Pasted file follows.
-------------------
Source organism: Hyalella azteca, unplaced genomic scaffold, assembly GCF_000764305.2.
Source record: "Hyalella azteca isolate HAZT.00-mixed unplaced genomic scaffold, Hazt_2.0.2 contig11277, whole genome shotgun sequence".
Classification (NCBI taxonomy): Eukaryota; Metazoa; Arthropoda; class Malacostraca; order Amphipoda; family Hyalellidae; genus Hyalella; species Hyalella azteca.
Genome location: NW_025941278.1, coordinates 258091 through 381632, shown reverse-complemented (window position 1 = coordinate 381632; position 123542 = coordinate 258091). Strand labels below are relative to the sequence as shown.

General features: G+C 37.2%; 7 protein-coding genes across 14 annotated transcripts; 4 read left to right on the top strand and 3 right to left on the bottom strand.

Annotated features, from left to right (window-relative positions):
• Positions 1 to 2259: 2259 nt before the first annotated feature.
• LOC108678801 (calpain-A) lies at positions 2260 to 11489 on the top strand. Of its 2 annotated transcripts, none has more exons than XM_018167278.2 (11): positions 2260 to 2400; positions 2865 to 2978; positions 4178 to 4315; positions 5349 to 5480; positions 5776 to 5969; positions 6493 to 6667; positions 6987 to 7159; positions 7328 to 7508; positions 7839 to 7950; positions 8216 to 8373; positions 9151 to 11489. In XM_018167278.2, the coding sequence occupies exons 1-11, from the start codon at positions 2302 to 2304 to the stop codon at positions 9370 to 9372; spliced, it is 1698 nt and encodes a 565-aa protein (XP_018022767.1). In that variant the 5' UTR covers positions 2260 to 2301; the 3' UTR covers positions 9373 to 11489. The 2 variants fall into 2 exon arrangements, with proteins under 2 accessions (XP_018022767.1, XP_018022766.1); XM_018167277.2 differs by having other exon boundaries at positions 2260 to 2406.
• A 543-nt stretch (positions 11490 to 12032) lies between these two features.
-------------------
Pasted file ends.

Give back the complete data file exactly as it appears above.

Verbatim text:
Source organism: Hyalella azteca, unplaced genomic scaffold, assembly GCF_000764305.2.
Source record: "Hyalella azteca isolate HAZT.00-mixed unplaced genomic scaffold, Hazt_2.0.2 contig11277, whole genome shotgun sequence".
Classification (NCBI taxonomy): Eukaryota; Metazoa; Arthropoda; class Malacostraca; order Amphipoda; family Hyalellidae; genus Hyalella; species Hyalella azteca.
Genome location: NW_025941278.1, coordinates 258091 through 381632, shown reverse-complemented (window position 1 = coordinate 381632; position 123542 = coordinate 258091). Strand labels below are relative to the sequence as shown.

General features: G+C 37.2%; 7 protein-coding genes across 14 annotated transcripts; 4 read left to right on the top strand and 3 right to left on the bottom strand.

Annotated features, from left to right (window-relative positions):
• Positions 1 to 2259: 2259 nt before the first annotated feature.
• LOC108678801 (calpain-A) lies at positions 2260 to 11489 on the top strand. Of its 2 annotated transcripts, none has more exons than XM_018167278.2 (11): positions 2260 to 2400; positions 2865 to 2978; positions 4178 to 4315; positions 5349 to 5480; positions 5776 to 5969; positions 6493 to 6667; positions 6987 to 7159; positions 7328 to 7508; positions 7839 to 7950; positions 8216 to 8373; positions 9151 to 11489. In XM_018167278.2, the coding sequence occupies exons 1-11, from the start codon at positions 2302 to 2304 to the stop codon at positions 9370 to 9372; spliced, it is 1698 nt and encodes a 565-aa protein (XP_018022767.1). In that variant the 5' UTR covers positions 2260 to 2301; the 3' UTR covers positions 9373 to 11489. The 2 variants fall into 2 exon arrangements, with proteins under 2 accessions (XP_018022767.1, XP_018022766.1); XM_018167277.2 differs by having other exon boundaries at positions 2260 to 2406.
• A 543-nt stretch (positions 11490 to 12032) lies between these two features.